Prevacid is a proton pump inhibitor (PPI) intended for short-term treatment of ulcers and acid reflux. Chronic use of the medication is associated with several serious health risks that can result in permanent injury and/or death.

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Prevacid Pills

Used to Treat: peptic ulcers, symptoms of chronic acid reflux (GERD), H. pylori bacteria, Zollinger-Ellison Syndrome

Related Drugs: Prilosec, Nexium, Protonix, Dexilant, Zegerid, AcipHex, Vimovo

Manufacturer: Takeda Pharmaceuticals North America Inc.

Treatment Duration: Intended for short-term use; varies from 10 days to 12 weeks depending on the condition being treated

FDA Approval: 1995

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Fast Facts

  • Prevacid is FDA-approved to treat peptic ulcers, symptoms of chronic acid reflux (GERD), H. pylori bacteria and Zollinger-Ellison Syndrome.
  • Prevacid blocks acid production in the stomach. It is available by prescription and over-the-counter (OTC).
  • Prevacid is linked to serious side effects, including kidney injuries, when taken long-term (usually longer than one year).

Prevacid belongs to a class of drugs called proton pump inhibitors (PPIs). It is available by prescription and over-the-counter (OTC).

Prevacid is used to treat certain gastrointestinal problems and relieve symptoms of acid reflux, such as heartburn. It is generally intended for short-term use (anywhere from 10 days to 12 weeks), although it is often used off-label for longer periods of time.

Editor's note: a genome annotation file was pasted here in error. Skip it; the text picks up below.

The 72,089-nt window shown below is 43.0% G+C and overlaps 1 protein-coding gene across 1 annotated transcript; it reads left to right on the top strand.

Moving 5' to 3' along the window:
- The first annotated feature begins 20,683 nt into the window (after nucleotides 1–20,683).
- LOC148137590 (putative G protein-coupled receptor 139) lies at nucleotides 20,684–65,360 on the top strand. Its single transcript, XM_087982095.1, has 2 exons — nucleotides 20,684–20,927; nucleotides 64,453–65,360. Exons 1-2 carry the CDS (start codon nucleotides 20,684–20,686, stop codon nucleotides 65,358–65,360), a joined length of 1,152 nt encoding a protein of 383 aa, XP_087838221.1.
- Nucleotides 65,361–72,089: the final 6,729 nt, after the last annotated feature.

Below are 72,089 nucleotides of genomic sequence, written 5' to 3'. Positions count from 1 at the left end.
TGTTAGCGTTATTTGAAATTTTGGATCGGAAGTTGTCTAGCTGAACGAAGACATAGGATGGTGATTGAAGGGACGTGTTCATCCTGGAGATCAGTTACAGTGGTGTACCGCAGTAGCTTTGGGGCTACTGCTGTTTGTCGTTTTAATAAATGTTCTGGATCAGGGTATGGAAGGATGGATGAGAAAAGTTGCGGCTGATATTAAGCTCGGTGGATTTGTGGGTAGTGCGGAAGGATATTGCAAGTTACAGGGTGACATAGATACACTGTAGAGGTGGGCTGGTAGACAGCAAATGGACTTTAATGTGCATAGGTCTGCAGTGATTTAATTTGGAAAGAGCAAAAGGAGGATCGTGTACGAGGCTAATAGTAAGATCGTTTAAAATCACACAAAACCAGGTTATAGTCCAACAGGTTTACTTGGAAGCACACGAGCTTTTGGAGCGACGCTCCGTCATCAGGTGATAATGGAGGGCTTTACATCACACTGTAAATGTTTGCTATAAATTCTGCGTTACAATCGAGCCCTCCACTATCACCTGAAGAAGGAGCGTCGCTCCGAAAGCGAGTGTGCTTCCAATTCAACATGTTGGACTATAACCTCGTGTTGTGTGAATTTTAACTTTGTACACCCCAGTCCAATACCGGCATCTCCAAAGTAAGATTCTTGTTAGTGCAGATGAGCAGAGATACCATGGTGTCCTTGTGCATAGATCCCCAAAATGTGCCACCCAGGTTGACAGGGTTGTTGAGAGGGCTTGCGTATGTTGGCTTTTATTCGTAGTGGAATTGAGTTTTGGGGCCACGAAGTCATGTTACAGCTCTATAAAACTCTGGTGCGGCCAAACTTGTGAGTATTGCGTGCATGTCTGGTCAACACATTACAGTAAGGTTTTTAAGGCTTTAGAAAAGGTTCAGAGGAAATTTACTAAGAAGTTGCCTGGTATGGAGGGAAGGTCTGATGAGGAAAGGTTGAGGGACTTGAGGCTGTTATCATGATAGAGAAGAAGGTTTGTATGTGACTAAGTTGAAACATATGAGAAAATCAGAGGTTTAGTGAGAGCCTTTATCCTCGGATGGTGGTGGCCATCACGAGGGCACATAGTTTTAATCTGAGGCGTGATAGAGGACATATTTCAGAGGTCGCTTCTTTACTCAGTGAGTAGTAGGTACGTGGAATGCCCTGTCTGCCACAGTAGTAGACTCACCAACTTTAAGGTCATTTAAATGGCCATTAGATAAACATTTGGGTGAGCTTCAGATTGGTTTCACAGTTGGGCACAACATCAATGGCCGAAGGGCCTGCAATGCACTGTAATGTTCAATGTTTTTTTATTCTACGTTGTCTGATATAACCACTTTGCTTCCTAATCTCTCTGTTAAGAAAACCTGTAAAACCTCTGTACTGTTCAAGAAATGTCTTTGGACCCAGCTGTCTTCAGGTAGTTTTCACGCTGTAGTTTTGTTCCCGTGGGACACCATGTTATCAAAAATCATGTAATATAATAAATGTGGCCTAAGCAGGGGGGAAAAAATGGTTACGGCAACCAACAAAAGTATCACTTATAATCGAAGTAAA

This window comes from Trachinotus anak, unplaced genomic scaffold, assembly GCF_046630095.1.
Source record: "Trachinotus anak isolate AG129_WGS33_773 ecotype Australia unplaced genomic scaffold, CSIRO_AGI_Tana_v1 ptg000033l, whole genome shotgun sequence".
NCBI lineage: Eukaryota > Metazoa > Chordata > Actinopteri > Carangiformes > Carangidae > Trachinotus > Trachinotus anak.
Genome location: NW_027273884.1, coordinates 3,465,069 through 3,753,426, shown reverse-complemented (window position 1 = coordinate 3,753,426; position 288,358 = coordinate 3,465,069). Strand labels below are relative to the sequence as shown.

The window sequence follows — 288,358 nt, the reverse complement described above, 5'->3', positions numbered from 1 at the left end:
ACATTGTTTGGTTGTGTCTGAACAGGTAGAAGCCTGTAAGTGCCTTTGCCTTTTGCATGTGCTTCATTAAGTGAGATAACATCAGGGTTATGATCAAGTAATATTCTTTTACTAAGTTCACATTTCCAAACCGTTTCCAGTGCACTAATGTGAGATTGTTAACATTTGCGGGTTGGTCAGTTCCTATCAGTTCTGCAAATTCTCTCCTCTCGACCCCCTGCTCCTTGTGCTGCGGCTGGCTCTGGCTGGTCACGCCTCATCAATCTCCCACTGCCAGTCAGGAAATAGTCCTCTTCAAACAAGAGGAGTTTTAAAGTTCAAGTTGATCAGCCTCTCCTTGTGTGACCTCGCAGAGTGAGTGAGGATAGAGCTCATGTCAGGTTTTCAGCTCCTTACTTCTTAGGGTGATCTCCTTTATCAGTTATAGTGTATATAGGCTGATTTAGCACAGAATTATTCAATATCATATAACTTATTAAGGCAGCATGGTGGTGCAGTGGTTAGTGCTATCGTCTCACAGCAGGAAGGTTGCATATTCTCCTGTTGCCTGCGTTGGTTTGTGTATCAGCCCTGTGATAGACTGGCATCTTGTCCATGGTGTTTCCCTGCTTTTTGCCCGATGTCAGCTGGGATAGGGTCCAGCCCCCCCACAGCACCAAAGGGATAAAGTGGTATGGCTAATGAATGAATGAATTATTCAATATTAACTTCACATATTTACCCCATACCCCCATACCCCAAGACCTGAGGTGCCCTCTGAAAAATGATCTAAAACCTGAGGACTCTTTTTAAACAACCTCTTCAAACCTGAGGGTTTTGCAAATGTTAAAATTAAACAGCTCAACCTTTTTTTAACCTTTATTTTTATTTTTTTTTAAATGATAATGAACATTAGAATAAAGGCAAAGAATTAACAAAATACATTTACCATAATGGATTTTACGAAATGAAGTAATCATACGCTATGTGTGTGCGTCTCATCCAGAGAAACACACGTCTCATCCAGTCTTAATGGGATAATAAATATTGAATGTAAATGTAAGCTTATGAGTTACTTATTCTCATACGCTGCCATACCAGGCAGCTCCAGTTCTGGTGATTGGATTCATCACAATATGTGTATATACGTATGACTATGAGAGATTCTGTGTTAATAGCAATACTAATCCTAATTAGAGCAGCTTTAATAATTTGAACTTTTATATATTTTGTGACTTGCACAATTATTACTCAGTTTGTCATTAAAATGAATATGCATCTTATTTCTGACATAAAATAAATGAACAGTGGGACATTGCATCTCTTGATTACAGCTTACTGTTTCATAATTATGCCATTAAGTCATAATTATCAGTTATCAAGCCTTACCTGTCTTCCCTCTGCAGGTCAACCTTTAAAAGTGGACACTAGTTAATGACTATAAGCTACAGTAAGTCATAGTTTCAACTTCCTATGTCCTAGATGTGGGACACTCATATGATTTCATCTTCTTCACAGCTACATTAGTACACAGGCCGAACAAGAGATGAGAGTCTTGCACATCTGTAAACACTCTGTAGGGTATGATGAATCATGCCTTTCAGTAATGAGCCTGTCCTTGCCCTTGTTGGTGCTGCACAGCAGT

The U.S. Food and Drug Administration (FDA) initially approved Prevacid in 1995. Recent studies link Prevacid to several serious health risks, especially when taken long-term.

Some of the risks associated with Prevacid, including allergic reactions, can result in serious injury or death. Patients should speak with their doctors before starting or stopping Prevacid.

What Prevacid Treats

Prevacid is used to treat ulcers, including duodenal and gastric ulcers. This includes gastric ulcers associated with the use of NSAIDs (nonsteroidal anti-inflammatory drugs).

Illustration of a stomach with an ulcer
Ulcers are open sores in the lining of the stomach.

These types of ulcers are collectively called peptic ulcers, which are open sores occurring in the lining of the stomach or upper portion of the small intestine.

Prevacid is also used to get rid of H. pylori bacteria in the digestive tract to reduce the risk of duodenal ulcers.

Other conditions Prevacid treats include gastroesophageal reflux disease (GERD), erosive esophagitis (damage to the esophagus due to acid reflux) and Zollinger-Ellison Syndrome (ZES), a disease of the gastrointestinal system that causes tumors called gastrinomas to develop in the pancreas and duodenum.

How Prevacid Works

Prevacid works by decreasing the amount of acid in the stomach. It does this by blocking the enzyme in the stomach wall that is responsible for producing the acid, thereby stopping the acid from being released into the stomach.

This gives the stomach and esophagus time to heal, and prevents further damage and complications, including the development or recurrence of ulcers.

Prevacid does not work right away. Patients might not experience improvement in their symptoms until about three to four days after starting Prevacid.

How to Take Prevacid

Prevacid is administered orally. It is available in delayed-release capsules and delayed-release orally disintegrating tablets called Prevacid SoluTab.

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SoluTabs should be placed on the tongue and allowed to dissolve with or without water.